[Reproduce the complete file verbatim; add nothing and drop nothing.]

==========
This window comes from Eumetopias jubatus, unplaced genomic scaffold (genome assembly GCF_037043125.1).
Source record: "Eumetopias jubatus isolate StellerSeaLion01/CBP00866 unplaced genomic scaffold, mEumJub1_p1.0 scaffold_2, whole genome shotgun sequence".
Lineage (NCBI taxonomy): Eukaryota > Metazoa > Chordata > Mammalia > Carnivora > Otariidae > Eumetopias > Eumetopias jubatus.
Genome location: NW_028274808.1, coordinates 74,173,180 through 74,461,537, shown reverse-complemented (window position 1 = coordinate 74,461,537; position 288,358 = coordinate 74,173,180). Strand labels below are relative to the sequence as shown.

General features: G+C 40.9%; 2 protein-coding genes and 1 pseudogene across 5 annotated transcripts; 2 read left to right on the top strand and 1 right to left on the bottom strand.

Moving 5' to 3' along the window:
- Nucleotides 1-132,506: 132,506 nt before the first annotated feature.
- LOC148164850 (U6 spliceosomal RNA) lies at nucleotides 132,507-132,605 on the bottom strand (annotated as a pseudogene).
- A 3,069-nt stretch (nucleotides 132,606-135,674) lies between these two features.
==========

This window comes from Eumetopias jubatus, unplaced genomic scaffold (genome assembly GCF_037043125.1).
Source record: "Eumetopias jubatus isolate StellerSeaLion01/CBP00866 unplaced genomic scaffold, mEumJub1_p1.0 scaffold_2, whole genome shotgun sequence".
Lineage (NCBI taxonomy): Eukaryota > Metazoa > Chordata > Mammalia > Carnivora > Otariidae > Eumetopias > Eumetopias jubatus.
Genome location: NW_028274808.1, coordinates 74,173,180 through 74,461,537, shown reverse-complemented (window position 1 = coordinate 74,461,537; position 288,358 = coordinate 74,173,180). Strand labels below are relative to the sequence as shown.

General features: G+C 40.9%; 2 protein-coding genes and 1 pseudogene across 5 annotated transcripts; 2 read left to right on the top strand and 1 right to left on the bottom strand.

Moving 5' to 3' along the window:
- Nucleotides 1-132,506: 132,506 nt before the first annotated feature.
- LOC148164850 (U6 spliceosomal RNA) lies at nucleotides 132,507-132,605 on the bottom strand (annotated as a pseudogene).
- A 3,069-nt stretch (nucleotides 132,606-135,674) lies between these two features.